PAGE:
Regarding Prostopinije, I love and respect all styles of Orthodox music, but I am still trying to "get into" Prostopinije; it's not as difficult as Georgian or Ethiopian chant, but if someone can point me to a good album of it on Apple Music, I would appreciate it.  I assume its just a lousy sound system on their end, but the musical recordings from St. Gregory of Nyassa ACROD cathedral haven't won me over yet, and I can't find on Apple Music any professional albums of it.   There was that recent video of a Slovakian liturgy someone posted here, and that sounded quite nice.

I will get both books I expect.

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Offline wgw

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Re: An English (Noted) Orthodox Hymnal
« Reply #4 on: April 01, 2016, 08:07:36 AM »
Is there anything like a noted version of the Orthodox Prayer Book of Fr. Seraphim Nassar?  Or a hymnal for example for the Byzantine Rite with the hymns and tones noted?  Or alternately, a link to some URLs of English language Orthodox sheet music would be good.  I am looking for some thing to get for my mother, who has a PhD in music composition and theory, and who collects hymnals.

The Kazan Byzantine Project largely used Nassar for the English western notation version but I don't think that is what you are asking for. If you are, I will say that the entirety of Kazan's Vespers and Orthros is now available for free download and printing from antiochian.org in the sacred music section of the website.

That is almost exactly what I was looking for; the Slavonic (Prostopinije and Obkhid) stuff is a bonus.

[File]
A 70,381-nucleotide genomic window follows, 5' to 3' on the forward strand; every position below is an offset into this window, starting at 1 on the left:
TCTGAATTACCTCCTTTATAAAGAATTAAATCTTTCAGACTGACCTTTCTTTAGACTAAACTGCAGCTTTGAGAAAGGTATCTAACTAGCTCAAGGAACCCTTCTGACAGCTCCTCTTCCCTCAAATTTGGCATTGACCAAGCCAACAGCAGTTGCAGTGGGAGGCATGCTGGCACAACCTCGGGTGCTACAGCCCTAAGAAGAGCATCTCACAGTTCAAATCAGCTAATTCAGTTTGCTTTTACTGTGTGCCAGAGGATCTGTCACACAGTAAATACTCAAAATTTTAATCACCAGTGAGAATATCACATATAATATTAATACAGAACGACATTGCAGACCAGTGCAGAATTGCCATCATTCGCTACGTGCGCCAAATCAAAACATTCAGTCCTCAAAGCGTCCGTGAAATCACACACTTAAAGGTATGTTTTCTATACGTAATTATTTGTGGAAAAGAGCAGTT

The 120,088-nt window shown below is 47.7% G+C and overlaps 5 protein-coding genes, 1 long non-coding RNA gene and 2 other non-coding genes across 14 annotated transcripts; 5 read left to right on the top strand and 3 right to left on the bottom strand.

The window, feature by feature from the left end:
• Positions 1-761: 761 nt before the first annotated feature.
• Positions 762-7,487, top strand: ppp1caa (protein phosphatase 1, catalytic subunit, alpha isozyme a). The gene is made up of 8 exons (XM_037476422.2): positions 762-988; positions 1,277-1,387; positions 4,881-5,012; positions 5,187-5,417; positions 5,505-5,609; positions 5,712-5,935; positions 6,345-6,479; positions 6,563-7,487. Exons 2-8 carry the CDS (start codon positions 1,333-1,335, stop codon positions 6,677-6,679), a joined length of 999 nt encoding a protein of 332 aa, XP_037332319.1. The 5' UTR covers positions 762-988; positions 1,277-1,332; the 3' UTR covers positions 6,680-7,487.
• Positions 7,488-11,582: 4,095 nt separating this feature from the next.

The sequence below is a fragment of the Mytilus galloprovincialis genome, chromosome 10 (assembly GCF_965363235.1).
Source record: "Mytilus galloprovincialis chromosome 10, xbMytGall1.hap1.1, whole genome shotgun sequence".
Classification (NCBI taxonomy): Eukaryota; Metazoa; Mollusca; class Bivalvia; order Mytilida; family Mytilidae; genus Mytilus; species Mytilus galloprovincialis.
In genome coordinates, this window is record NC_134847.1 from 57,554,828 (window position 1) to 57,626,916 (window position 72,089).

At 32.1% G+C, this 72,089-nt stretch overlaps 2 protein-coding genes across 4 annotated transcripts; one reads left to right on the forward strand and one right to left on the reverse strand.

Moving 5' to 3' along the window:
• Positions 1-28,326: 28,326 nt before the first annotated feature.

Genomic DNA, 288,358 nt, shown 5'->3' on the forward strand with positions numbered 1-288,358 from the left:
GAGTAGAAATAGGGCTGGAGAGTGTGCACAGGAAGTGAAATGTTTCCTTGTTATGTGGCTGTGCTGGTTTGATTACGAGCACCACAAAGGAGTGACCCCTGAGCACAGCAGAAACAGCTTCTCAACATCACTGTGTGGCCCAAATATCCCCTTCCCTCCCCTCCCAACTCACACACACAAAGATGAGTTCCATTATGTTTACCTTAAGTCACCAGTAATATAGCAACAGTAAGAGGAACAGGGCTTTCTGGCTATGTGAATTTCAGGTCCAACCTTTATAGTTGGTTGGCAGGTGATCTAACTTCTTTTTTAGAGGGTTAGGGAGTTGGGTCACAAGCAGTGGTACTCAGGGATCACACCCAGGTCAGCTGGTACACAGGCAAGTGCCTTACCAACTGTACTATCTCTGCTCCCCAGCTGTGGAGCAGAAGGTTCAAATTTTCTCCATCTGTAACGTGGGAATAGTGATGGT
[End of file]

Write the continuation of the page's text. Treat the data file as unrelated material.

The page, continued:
My mother and I feel it is time we learn to sing this stuff properly.   She collects hymnals the sa,e way I collect liturgical books; the difference is of course she is actually a published composer with a PhD whereas I am just a network engineer who loves reading prayers.
Axios and many years to you, Fr. Trenham!

Offline Iconodule

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Re: An English (Noted) Orthodox Hymnal
« Reply #5 on: May 02, 2016, 10:31:16 AM »
Regarding Prostopinije, I love and respect all styles of Orthodox music, but I am still trying to "get into" Prostopinije; it's not as difficult as Georgian or Ethiopian chant, but if someone can point me to a good album of it on Apple Music, I would appreciate it.  I assume its just a lousy sound system on their end, but the musical recordings from St. Gregory of Nyassa ACROD cathedral haven't won me over yet, and I can't find on Apple Music any professional albums of it.   There was that recent video of a Slovakian liturgy someone posted here, and that sounded quite nice.

As far as I know, there are no professional recordings of Prostopinije on iTunes. It's a pretty niche chant style which, unfortunately, doesn't seem to get much respect even in its own milieu (for instance, my ACROD parish's Pascha service was done almost entirely in Russian-style choral music).

You can, however, hear professional prostopinije recordings on the Byzantine Catholic Metropolitan Cantor institute website:

http://mci.archpitt.org/legacy/RecordedMusic.html

There are also recordings on the ACROD site but they are rougher around the edges (perhaps more accurately reflecting parish practice).
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Offline Adelphi